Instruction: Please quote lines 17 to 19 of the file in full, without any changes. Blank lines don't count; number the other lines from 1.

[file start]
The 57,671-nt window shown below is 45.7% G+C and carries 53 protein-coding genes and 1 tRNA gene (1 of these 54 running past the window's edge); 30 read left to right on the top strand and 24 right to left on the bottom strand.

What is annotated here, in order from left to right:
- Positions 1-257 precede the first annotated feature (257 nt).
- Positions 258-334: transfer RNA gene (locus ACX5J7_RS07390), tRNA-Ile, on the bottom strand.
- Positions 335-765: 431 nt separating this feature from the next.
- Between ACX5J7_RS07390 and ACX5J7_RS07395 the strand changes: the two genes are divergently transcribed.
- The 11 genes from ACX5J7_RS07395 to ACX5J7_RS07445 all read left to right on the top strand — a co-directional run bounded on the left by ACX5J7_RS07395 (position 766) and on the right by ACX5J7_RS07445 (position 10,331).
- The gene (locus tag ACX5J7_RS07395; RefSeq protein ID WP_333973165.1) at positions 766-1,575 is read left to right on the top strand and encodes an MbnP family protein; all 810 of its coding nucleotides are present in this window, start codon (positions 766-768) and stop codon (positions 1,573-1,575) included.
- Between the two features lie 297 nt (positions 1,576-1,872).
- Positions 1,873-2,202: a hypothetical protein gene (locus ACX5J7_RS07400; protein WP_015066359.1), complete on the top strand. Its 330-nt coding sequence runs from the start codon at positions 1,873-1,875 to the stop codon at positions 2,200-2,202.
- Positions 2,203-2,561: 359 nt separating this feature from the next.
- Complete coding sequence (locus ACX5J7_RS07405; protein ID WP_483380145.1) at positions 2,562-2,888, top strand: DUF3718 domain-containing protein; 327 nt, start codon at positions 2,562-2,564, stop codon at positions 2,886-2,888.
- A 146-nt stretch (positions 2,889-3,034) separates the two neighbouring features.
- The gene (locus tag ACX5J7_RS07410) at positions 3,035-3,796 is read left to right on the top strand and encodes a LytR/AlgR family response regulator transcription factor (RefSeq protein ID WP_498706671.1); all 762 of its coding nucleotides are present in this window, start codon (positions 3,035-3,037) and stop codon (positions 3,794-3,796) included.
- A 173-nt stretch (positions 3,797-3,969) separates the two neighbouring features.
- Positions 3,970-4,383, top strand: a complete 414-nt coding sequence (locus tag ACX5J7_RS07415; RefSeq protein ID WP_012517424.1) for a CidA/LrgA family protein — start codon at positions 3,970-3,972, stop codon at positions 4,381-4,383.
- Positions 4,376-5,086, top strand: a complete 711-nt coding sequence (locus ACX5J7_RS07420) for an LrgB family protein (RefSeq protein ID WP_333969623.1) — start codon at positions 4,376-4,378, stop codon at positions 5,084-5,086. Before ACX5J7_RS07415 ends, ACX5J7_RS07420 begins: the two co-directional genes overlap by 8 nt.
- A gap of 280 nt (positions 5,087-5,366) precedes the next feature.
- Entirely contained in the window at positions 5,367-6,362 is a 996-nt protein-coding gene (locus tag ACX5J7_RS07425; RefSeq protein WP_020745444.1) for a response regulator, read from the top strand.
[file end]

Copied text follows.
- Positions 4,376-5,086, top strand: a complete 711-nt coding sequence (locus ACX5J7_RS07420) for an LrgB family protein (RefSeq protein ID WP_333969623.1) — start codon at positions 4,376-4,378, stop codon at positions 5,084-5,086. Before ACX5J7_RS07415 ends, ACX5J7_RS07420 begins: the two co-directional genes overlap by 8 nt.
- A gap of 280 nt (positions 5,087-5,366) precedes the next feature.
- Entirely contained in the window at positions 5,367-6,362 is a 996-nt protein-coding gene (locus tag ACX5J7_RS07425; RefSeq protein WP_020745444.1) for a response regulator, read from the top strand.